In due course we will transition to new multi-roled mine hunter and hydrographic vessels.

10. What ships will be withdrawn from service?

• We will be decommissioning HMS Ark Royal,either HMS Illustrious or HMS Ocean subject to further work to determine which will provide greater capability,four destroyers or frigates and a Bay class amphibious support ship.

We will also be placing either HMS Albion or HMS Bulwark at extended readiness.

We have not yet decided which specific DD/FF or Bay class ships will be decommissioned.

11. What will be the impact on Portsmouth and Plymouth?

• Although the measures set out in the SDSR will require some changes at both locations,
we will have a continuing requirement to sustain both bases.

We have not yet done the work to establish detailed proposals.

We will be working with other Government departments and regional and local authorities as appropriate in the coming months to ensure that any wider impacts on the communities affected are properly identified,addressed and taken into account as necessary.

• In the longer term, the two new carriers will be based in Portsmouth.

12. Will the Navy be able to meet its commitments?

• This is a modern, powerful and capable force and the Navy will still be able to deploy a task force worldwide in support of our national interests.

But inevitably with fewer ships there will have to be some reduction in our current activity.

We have yet to decide which of the nonoperational tasks we are involved in might have to be dropped or gapped.

13. Could you still retake the Falklands if they were lost?

• Our very capable garrison and ability to reinforce rapidly by air means that we do not expect to lose them in the first place.

14. Will there be any changes to tour lengths and intervals?

• We will review how the Armed Forces undertake the tasks of force generation and sustainability.

We need to challenge some of the fundamental assumptions which drive force generation,such as tour lengths and intervals,taking into account the varying pressures on our personnel resulting from widely varying missions to see if we can update our practices and produce greater efficiency.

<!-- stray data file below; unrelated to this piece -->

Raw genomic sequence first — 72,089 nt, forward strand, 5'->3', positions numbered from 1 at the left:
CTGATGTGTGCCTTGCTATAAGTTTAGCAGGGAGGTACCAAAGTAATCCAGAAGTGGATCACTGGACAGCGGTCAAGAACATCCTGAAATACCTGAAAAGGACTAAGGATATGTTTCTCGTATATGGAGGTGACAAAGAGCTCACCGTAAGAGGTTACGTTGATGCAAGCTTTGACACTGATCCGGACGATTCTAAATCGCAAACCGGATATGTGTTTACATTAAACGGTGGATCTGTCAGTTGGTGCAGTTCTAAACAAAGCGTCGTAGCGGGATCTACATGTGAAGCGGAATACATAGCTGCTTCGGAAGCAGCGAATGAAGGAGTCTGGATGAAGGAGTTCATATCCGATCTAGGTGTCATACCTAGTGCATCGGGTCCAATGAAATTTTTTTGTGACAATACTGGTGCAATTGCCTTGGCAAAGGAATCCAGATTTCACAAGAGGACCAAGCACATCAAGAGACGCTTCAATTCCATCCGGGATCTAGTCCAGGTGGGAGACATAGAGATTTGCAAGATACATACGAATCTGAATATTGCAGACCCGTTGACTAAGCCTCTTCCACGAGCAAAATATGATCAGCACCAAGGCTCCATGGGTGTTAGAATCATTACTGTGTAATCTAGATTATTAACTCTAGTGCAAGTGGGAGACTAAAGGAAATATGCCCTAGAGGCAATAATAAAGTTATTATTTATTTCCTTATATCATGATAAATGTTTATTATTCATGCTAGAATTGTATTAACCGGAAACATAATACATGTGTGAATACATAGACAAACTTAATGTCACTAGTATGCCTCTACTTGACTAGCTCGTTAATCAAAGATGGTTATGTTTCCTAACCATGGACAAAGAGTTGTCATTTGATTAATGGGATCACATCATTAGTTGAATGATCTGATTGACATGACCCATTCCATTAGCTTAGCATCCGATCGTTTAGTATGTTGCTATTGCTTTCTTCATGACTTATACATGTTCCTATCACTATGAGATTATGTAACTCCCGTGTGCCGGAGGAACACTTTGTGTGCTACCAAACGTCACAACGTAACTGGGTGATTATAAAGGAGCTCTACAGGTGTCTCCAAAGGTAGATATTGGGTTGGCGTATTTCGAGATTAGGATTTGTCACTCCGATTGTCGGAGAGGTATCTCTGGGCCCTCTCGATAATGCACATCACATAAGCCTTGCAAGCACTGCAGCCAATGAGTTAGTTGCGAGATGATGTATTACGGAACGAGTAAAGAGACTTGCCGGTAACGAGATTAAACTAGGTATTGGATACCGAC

The Single Service Chiefs of Staff will begin this review immediately,with a view to completing their work by the spring of 2011.

15. Will the number of senior officers be reduced?

• The Defence Reform Review will look at a range of cross-cutting issues,including whether the current senior rank structure across the Services is appropriate.

16. If you’re reducing the size of the Navy,why are you continuing to recruit?

• We must continue to recruit in many areas even as reductions in numbers progress,avoiding the mistakes of the past that have led to critical skills shortages in some roles,and maintaining a coherent mix of trained and experienced personnel for the future."


coasty said...

why the elimination of the present carrier force as it relates to fixed-wing aircraft. Supporting an expeditionary force with helicopters only is optimistic at best. Expeditionary forces need fixed wing air cover as exhibited during the Falklands conflict. Without the continuity of operational experience and on-going training in carrier operations will make the future of Naval Aviation in the Rayal Navy doubtful at best.

GrandLogistics said...

Hello coasty,

I agree with you.
That is the great question of this defence review.

There are a number of possibilities:

The government has decided the capability will not be needed for 10 years but can be recreated afterwards;

The Prime Minister has been taken in by Royal Air Force claims that it can provide air support on it's own and this is just a charade until the carriers are cancelled in 2015;

The Prime Minister has decided that the French will provide carrier cover as European forces are integrated under the Lisbon Treaty.

This whole thing is far from clear.
The Prime Minister often contradicts what is written in the review it's self.